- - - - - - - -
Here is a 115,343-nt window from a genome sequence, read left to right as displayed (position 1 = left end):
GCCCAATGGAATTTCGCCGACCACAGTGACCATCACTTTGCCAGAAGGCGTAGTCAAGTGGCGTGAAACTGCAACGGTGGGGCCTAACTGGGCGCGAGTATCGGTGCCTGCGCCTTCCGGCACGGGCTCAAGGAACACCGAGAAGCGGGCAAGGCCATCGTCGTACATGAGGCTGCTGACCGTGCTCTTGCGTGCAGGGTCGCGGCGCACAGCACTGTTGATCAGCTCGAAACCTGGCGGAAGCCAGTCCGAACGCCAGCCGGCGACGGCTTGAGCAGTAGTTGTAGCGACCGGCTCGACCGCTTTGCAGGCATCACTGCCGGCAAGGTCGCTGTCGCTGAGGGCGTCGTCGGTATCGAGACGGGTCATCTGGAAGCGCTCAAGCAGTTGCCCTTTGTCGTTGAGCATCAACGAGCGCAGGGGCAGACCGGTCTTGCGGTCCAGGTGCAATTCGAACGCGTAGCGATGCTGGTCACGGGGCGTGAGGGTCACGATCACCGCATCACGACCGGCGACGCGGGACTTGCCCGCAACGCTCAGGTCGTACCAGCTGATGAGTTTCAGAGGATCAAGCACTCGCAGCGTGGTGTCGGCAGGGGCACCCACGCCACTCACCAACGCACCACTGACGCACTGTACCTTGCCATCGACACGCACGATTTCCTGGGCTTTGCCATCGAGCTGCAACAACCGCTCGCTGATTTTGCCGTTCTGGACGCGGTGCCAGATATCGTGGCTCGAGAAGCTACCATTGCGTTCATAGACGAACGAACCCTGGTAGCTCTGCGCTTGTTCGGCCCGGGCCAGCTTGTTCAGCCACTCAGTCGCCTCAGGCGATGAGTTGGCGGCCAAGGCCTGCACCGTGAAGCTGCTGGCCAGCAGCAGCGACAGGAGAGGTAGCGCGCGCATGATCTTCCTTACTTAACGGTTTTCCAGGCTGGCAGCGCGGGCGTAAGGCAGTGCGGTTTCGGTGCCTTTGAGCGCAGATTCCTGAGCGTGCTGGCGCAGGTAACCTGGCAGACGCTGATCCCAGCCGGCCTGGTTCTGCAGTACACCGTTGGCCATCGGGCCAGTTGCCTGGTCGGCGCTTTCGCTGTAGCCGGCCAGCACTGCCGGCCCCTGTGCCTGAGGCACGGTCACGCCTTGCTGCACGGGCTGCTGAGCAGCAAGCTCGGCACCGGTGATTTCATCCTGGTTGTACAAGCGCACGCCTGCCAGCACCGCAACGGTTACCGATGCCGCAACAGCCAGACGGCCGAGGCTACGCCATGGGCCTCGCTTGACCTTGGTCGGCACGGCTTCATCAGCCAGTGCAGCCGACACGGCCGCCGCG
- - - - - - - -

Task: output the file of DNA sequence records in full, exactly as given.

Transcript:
Here is a 115,343-nt window from a genome sequence, read left to right as displayed (position 1 = left end):
GCCCAATGGAATTTCGCCGACCACAGTGACCATCACTTTGCCAGAAGGCGTAGTCAAGTGGCGTGAAACTGCAACGGTGGGGCCTAACTGGGCGCGAGTATCGGTGCCTGCGCCTTCCGGCACGGGCTCAAGGAACACCGAGAAGCGGGCAAGGCCATCGTCGTACATGAGGCTGCTGACCGTGCTCTTGCGTGCAGGGTCGCGGCGCACAGCACTGTTGATCAGCTCGAAACCTGGCGGAAGCCAGTCCGAACGCCAGCCGGCGACGGCTTGAGCAGTAGTTGTAGCGACCGGCTCGACCGCTTTGCAGGCATCACTGCCGGCAAGGTCGCTGTCGCTGAGGGCGTCGTCGGTATCGAGACGGGTCATCTGGAAGCGCTCAAGCAGTTGCCCTTTGTCGTTGAGCATCAACGAGCGCAGGGGCAGACCGGTCTTGCGGTCCAGGTGCAATTCGAACGCGTAGCGATGCTGGTCACGGGGCGTGAGGGTCACGATCACCGCATCACGACCGGCGACGCGGGACTTGCCCGCAACGCTCAGGTCGTACCAGCTGATGAGTTTCAGAGGATCAAGCACTCGCAGCGTGGTGTCGGCAGGGGCACCCACGCCACTCACCAACGCACCACTGACGCACTGTACCTTGCCATCGACACGCACGATTTCCTGGGCTTTGCCATCGAGCTGCAACAACCGCTCGCTGATTTTGCCGTTCTGGACGCGGTGCCAGATATCGTGGCTCGAGAAGCTACCATTGCGTTCATAGACGAACGAACCCTGGTAGCTCTGCGCTTGTTCGGCCCGGGCCAGCTTGTTCAGCCACTCAGTCGCCTCAGGCGATGAGTTGGCGGCCAAGGCCTGCACCGTGAAGCTGCTGGCCAGCAGCAGCGACAGGAGAGGTAGCGCGCGCATGATCTTCCTTACTTAACGGTTTTCCAGGCTGGCAGCGCGGGCGTAAGGCAGTGCGGTTTCGGTGCCTTTGAGCGCAGATTCCTGAGCGTGCTGGCGCAGGTAACCTGGCAGACGCTGATCCCAGCCGGCCTGGTTCTGCAGTACACCGTTGGCCATCGGGCCAGTTGCCTGGTCGGCGCTTTCGCTGTAGCCGGCCAGCACTGCCGGCCCCTGTGCCTGAGGCACGGTCACGCCTTGCTGCACGGGCTGCTGAGCAGCAAGCTCGGCACCGGTGATTTCATCCTGGTTGTACAAGCGCACGCCTGCCAGCACCGCAACGGTTACCGATGCCGCAACAGCCAGACGGCCGAGGCTACGCCATGGGCCTCGCTTGACCTTGGTCGGCACGGCTTCATCAGCCAGTGCAGCCGACACGGCCGCCGCG